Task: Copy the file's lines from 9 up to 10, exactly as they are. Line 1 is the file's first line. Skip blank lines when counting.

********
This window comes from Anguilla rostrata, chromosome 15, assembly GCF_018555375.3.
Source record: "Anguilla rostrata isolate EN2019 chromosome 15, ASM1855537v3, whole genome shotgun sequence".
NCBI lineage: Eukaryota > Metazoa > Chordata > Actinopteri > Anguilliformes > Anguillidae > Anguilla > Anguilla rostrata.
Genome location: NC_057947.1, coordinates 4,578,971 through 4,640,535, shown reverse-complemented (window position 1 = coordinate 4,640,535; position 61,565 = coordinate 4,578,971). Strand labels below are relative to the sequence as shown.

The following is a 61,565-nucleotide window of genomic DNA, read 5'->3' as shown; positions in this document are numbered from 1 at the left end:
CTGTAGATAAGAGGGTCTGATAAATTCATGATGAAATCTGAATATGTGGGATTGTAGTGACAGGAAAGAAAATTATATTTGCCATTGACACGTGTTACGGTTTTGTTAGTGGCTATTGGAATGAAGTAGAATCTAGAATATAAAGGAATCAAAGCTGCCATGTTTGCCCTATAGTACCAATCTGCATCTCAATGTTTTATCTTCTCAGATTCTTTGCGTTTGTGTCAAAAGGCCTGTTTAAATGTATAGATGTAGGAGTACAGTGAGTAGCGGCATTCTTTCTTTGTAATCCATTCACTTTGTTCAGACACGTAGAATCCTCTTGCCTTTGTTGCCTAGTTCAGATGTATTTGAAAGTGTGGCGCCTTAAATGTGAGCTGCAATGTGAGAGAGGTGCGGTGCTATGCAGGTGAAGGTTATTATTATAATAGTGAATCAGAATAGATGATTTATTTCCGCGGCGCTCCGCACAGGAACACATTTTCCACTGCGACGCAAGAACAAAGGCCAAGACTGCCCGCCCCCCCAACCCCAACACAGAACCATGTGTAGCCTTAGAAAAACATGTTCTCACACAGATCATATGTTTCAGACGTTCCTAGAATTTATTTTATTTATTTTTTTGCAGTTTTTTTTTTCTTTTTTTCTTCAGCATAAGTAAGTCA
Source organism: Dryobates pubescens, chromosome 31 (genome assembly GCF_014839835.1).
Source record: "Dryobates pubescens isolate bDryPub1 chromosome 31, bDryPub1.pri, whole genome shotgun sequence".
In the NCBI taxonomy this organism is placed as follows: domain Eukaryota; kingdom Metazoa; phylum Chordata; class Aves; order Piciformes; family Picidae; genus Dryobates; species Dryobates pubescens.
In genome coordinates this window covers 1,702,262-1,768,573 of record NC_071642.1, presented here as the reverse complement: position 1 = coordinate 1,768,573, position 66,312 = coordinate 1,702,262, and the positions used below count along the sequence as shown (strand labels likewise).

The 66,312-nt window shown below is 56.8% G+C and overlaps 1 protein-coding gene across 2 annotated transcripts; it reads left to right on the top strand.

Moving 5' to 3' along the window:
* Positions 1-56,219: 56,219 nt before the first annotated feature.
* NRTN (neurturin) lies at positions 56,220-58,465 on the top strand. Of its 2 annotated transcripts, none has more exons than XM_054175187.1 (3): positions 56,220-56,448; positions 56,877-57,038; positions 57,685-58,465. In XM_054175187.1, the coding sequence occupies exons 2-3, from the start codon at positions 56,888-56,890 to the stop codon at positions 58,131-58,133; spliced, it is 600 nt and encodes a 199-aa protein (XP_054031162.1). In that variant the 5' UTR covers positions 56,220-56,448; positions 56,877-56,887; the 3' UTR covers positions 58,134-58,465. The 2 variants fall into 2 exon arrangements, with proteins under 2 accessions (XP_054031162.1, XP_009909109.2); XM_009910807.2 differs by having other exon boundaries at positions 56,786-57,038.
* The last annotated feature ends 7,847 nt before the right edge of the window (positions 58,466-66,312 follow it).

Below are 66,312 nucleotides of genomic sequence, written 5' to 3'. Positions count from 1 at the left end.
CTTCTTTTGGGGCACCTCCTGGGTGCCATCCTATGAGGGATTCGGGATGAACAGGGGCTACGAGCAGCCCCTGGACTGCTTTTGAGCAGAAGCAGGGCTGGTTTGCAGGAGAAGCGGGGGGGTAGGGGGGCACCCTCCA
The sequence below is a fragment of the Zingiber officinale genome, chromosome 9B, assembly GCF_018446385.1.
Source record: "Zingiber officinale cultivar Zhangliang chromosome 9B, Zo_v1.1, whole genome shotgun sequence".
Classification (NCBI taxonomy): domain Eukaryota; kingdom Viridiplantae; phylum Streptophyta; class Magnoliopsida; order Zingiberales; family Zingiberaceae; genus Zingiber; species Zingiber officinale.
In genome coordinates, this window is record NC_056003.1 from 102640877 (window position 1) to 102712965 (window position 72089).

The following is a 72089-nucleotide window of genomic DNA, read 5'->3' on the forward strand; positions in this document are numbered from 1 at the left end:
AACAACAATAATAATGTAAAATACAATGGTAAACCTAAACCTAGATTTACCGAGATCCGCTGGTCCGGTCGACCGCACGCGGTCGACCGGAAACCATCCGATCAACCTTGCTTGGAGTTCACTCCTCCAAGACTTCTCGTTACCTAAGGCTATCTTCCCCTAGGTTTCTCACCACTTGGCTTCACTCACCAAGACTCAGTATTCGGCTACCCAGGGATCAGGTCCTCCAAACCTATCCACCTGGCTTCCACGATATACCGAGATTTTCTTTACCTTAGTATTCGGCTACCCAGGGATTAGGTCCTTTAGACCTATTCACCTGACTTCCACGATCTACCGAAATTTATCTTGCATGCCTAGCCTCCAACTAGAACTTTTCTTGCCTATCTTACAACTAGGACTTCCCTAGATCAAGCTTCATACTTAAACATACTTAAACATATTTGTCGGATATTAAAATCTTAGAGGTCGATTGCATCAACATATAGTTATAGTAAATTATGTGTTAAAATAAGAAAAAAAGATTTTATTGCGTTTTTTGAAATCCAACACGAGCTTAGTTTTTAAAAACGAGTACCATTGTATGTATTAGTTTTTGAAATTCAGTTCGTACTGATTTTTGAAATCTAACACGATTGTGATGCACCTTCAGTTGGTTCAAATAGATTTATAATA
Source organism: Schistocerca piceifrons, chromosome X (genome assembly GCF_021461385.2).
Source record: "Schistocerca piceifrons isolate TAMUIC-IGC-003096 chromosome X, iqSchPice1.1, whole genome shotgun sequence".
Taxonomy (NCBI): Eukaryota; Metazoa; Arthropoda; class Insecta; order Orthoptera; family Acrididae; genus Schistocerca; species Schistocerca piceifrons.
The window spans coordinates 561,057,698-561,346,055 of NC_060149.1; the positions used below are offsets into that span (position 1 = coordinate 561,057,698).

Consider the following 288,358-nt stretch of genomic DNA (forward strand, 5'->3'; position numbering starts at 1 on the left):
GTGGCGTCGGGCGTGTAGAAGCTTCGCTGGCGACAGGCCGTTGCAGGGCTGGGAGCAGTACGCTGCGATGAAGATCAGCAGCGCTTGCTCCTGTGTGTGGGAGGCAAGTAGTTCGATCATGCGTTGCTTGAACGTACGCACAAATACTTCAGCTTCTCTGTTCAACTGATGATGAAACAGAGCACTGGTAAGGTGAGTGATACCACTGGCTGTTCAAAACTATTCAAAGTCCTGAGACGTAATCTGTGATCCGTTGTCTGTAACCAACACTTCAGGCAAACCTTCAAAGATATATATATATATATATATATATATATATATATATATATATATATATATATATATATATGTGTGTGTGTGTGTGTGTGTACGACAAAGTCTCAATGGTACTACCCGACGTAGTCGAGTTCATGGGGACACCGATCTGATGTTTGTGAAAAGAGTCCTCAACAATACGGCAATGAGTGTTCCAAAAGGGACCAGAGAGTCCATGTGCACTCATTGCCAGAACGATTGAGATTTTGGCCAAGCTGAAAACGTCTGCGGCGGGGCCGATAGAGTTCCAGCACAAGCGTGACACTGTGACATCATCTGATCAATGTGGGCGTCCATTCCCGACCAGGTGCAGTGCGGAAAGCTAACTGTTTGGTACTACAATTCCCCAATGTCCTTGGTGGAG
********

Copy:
In the NCBI taxonomy this organism is placed as follows: domain Eukaryota; kingdom Metazoa; phylum Chordata; class Aves; order Piciformes; family Picidae; genus Dryobates; species Dryobates pubescens.
In genome coordinates this window covers 1,702,262-1,768,573 of record NC_071642.1, presented here as the reverse complement: position 1 = coordinate 1,768,573, position 66,312 = coordinate 1,702,262, and the positions used below count along the sequence as shown (strand labels likewise).